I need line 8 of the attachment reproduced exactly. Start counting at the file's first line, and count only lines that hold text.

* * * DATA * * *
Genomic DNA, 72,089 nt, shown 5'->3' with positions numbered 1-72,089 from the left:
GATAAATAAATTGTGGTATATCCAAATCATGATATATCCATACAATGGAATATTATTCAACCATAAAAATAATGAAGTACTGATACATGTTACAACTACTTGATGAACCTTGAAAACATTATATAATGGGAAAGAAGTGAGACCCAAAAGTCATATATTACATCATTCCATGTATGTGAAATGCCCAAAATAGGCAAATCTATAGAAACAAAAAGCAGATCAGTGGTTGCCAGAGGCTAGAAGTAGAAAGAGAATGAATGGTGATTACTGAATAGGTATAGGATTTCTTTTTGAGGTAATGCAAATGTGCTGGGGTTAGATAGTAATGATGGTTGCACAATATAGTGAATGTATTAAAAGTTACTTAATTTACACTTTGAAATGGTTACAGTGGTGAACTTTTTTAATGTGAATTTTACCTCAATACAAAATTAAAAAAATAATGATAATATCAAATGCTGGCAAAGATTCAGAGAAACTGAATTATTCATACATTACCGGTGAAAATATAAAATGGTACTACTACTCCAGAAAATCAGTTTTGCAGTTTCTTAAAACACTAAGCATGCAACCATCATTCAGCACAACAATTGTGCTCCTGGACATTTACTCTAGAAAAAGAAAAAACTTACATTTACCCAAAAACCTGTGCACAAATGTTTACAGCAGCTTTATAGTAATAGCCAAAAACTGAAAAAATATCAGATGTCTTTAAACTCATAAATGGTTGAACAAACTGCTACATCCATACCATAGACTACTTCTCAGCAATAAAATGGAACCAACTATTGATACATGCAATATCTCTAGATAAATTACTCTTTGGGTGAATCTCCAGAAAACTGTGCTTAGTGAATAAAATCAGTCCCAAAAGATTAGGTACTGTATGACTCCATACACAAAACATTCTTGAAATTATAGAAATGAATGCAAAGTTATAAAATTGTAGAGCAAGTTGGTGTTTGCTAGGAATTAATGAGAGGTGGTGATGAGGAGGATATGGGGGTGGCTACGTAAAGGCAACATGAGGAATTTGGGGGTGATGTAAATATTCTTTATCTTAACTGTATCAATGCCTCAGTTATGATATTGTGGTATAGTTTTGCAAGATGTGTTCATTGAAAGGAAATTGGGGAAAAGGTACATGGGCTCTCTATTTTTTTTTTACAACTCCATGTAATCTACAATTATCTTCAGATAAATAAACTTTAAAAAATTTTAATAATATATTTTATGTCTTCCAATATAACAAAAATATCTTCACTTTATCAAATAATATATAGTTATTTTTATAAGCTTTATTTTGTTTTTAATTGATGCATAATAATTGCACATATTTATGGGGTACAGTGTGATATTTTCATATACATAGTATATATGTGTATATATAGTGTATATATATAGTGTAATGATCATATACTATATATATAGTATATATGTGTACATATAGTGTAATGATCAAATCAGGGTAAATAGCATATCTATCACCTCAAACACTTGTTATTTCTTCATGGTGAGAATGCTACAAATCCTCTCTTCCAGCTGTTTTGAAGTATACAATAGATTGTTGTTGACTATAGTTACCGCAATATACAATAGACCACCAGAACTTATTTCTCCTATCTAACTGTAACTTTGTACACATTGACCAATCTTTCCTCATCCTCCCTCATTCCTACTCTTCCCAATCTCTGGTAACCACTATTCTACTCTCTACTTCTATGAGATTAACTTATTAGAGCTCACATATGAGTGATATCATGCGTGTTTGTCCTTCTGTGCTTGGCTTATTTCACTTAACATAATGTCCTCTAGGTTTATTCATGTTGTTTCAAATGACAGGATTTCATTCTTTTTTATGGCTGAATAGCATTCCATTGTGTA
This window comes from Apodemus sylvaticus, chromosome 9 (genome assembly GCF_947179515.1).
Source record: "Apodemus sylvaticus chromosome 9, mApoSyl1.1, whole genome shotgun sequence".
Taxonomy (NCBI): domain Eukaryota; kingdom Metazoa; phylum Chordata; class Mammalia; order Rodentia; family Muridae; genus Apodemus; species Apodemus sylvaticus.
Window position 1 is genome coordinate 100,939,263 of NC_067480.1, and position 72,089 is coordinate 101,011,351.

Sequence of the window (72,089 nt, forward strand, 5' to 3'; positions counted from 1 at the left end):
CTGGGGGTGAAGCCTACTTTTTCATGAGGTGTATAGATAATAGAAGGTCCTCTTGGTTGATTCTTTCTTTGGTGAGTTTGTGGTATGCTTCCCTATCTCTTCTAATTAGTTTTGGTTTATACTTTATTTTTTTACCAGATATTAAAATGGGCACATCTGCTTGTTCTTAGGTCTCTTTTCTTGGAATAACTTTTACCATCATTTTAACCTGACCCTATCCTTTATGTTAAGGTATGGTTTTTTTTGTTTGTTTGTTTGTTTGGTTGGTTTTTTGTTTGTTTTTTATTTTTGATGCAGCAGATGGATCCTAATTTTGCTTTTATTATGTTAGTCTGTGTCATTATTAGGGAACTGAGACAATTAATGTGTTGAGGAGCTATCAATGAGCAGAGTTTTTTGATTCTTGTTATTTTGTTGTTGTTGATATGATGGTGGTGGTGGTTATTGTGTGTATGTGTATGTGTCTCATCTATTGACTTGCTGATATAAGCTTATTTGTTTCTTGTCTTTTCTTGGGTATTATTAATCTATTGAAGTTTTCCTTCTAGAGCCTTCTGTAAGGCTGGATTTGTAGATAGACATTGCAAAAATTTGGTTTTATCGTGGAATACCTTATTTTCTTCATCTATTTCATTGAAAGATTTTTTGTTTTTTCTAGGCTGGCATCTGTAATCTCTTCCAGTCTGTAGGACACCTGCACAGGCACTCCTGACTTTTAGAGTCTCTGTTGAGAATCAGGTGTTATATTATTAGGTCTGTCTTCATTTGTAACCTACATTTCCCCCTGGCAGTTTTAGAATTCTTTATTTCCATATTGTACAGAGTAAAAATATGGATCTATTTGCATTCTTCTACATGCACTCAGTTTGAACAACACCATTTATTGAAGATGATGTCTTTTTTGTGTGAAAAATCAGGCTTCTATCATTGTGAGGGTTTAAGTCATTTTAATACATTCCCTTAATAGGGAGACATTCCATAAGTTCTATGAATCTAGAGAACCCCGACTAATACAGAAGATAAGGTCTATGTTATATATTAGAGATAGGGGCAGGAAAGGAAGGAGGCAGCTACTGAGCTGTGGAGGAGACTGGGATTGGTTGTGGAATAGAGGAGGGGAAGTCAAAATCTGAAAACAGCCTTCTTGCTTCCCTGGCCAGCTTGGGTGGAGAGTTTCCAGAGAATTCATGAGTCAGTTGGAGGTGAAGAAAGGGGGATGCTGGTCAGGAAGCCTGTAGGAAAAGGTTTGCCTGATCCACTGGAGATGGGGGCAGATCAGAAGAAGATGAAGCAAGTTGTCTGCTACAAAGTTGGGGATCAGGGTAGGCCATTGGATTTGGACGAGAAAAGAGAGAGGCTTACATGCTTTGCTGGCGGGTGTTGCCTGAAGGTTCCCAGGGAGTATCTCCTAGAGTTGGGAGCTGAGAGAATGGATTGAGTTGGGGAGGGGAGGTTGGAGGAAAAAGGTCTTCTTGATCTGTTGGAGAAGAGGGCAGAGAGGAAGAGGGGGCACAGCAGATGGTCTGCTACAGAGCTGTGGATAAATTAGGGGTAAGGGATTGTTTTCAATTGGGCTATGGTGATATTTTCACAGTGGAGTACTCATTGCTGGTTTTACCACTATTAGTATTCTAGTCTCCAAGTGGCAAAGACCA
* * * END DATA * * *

CTGGGGGTGAAGCCTACTTTTTCATGAGGTGTATAGATAATAGAAGGTCCTCTTGGTTGATTCTTTCTTTGGTGAGTTTGTGGTATGCTTCCCTATCTCTTCTAATTAGTTTTGGTTTATACTTTATTTTTTTACCAGATATTAAAATGGGCACATCTGCTTGTTCTTAGGTCTCTTTTCTTGGAATAACTTTTACCATCATTTTAACCTGACCCTATCCTTTATGTTAAGGTATGGTTTTTTTTGTTTGTTTGTTTGTTTGGTTGGTTTTTTGTTTGTTTTTTATTTTTGATGCAGCAGATGGATCCTAATTTTGCTTTTATTATGTTAGTCTGTGTCATTATTAGGGAACTGAGACAATTAATGTGTTGAGGAGCTATCAATGAGCAGAGTTTTTTGATTCTTGTTATTTTGTTGTTGTTGATATGATGGTGGTGGTGGTTATTGTGTGTATGTGTATGTGTCTCATCTATTGACTTGCTGATATAAGCTTATTTGTTTCTTGTCTTTTCTTGGGTATTATTAATCTATTGAAGTTTTCCTTCTAGAGCCTTCTGTAAGGCTGGATTTGTAGATAGACATTGCAAAAATTTGGTTTTATCGTGGAATACCTTATTTTCTTCATCTATTTCATTGAAAGATTTTTTGTTTTTTCTAGGCTGGCATCTGTAATCTCTTCCAGTCTGTAGGACACCTGCACAGGCACTCCTGACTTTTAGAGTCTCTGTTGAGAATCAGGTGTTATATTATTAGGTCTGTCTTCATTTGTAACCTACATTTCCCCCTGGCAGTTTTAGAATTCTTTATTTCCATATTGTACAGAGTAAAAATATGGATCTATTTGCATTCTTCTACATGCACTCAGTTTGAACAACACCATTTATTGAAGATGATGTCTTTTTTGTGTGAAAAATCAGGCTTCTATCATTGTGAGGGTTTAAGTCATTTTAATACATTCCCTTAATAGGGAGACATTCCATAAGTTCTATGAATCTAGAGAACCCCGACTAATACAGAAGATAAGGTCTATGTTATATATTAGAGATAGGGGCAGGAAAGGAAGGAGGCAGCTACTGAGCTGTGGAGGAGACTGGGATTGGTTGTGGAATAGAGGAGGGGAAGTCAAAATCTGAAAACAGCCTTCTTGCTTCCCTGGCCAGCTTGGGTGGAGAGTTTCCAGAGAATTCATGAGTCAGTTGGAGGTGAAGAAAGGGGGATGCTGGTCAGGAAGCCTGTAGGAAAAGGTTTGCCTGATCCACTGGAGATGGGGGCAGATCAGAAGAAGATGAAGCAAGTTGTCTGCTACAAAGTTGGGGATCAGGGTAGGCCATTGGATTTGGACGAGAAAAGAGAGAGGCTTACATGCTTTGCTGGCGGGTGTTGCCTGAAGGTTCCCAGGGAGTATCTCCTAGAGTTGGGAGCTGAGAGAATGGATTGAGTTGGGGAGGGGAGGTTGGAGGAAAAAGGTCTTCTTGATCTGTTGGAGAAGAGGGCAGAGAGGAAGAGGGGGCACAGCAGATGGTCTGCTACAGAGCTGTGGATAAATTAGGGGTAAGGGATTGTTTTCAATTGGGCTATGGTGATATTTTCACAGTGGAGTACTCATTGCTGGTTTTACCACTATTAGTATTCTAGTCTCCAAGTGGCAAAGACCA